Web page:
Stiftelsen för forskning inom områden med anknytning till Östersjöregionen och Östeuropa

The Other Victims of Auschwitz: The Murder of Sick Prisoners in Upper Silesian Forced Labour Camps for Jews

Ämne: Holocaust and Genocide Studies, Eastern European History, Contemporary History
Projektledare: Susanne Barth
Startår: 2024
Projekttyp: Postdokprojekt
Beviljade medel: 2 606 000 kr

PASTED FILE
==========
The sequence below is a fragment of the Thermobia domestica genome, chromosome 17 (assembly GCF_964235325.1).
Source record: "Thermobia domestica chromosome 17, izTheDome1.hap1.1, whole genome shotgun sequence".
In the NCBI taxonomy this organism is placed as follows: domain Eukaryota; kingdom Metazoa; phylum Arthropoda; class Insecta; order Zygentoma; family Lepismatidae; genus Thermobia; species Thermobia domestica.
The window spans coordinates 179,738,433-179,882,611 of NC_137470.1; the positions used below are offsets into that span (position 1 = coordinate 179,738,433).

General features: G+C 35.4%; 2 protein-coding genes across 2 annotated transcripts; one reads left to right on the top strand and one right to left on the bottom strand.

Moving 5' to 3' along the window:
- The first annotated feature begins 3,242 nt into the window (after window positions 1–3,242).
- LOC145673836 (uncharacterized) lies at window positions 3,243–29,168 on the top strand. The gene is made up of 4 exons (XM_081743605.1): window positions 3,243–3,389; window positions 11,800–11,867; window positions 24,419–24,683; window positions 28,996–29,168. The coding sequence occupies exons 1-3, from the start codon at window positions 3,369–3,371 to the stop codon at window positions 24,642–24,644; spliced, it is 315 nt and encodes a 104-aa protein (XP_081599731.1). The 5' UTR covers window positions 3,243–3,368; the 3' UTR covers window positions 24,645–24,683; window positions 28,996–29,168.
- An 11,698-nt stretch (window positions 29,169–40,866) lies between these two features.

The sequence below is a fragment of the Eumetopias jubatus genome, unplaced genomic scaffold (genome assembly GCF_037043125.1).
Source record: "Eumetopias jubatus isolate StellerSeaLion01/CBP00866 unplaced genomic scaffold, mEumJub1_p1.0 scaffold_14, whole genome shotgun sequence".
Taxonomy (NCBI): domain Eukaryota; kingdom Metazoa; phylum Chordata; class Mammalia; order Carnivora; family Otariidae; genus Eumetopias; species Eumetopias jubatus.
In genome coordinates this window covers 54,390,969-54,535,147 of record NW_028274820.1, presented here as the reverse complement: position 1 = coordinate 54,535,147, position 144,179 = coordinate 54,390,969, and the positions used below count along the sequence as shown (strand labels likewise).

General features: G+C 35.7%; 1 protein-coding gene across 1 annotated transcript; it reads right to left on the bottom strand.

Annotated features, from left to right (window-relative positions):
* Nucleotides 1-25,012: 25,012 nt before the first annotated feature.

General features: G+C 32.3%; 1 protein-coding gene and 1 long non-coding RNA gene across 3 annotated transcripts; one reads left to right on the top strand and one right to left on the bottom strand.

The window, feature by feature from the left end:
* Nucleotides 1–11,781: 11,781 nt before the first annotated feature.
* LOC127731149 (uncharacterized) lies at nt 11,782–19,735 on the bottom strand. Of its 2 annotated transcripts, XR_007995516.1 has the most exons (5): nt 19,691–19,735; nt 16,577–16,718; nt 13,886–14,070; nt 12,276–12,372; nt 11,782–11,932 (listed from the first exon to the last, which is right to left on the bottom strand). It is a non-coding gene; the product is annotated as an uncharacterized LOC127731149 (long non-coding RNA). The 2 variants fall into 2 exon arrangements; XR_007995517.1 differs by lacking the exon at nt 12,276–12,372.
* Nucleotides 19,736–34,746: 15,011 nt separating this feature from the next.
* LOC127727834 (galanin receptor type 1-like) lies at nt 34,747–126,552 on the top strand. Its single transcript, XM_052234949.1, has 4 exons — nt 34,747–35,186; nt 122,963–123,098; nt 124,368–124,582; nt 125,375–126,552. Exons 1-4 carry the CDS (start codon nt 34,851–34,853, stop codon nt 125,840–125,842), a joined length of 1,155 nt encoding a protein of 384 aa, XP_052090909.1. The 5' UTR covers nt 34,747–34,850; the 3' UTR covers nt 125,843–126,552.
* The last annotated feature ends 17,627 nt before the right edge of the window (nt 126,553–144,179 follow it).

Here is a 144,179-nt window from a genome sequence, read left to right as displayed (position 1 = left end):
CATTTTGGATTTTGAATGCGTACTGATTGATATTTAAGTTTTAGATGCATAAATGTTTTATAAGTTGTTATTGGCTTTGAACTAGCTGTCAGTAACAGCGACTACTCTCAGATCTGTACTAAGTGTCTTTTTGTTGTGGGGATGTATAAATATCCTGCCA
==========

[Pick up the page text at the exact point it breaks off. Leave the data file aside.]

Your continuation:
The project examines the Holocaust in Eastern Upper Silesia, a territory annexed by Nazi Germany from Poland after the invasion of 1939. Out of the local Jewish population of 120,000, about 50,000 died as a result of their internment in forced labour camps set up by Himmler’s Special Commissioner Albrecht Schmelt from October 1940. A major factor for their high mortality was the selection of sick and emaciated prisoners for the gas chambers of Auschwitz, or their murder in the camps by cold water, leading to drowning or hypothermia. As the so-called “Schmelt camps” operated in a legal vacuum, there were different perpetrators than in the concentration camps: German order policemen and ethnic German auxiliaries from Bessarabia served as guards, and male and female Upper Silesian civilians as camp leaders. The project investigates how this unregulated space was used to try out new, radical killing methods and how it permitted parts of the mixed Polish-German population of Upper Silesia to prove their alleged “Germanness” by collaborating in these crimes. Agamben’s theory of the Nazi regime reducing Jews and other groups to “bare life” without civil rights, who could be killed without punishment, will be used to analyze the delegation of the state’s prerogative to destine prisoners for death to civilian Schmelt camp leaders. The collaboration of ethnically diverse male and female perpetrators will be contextualized within the concept of “cross-identity performance.”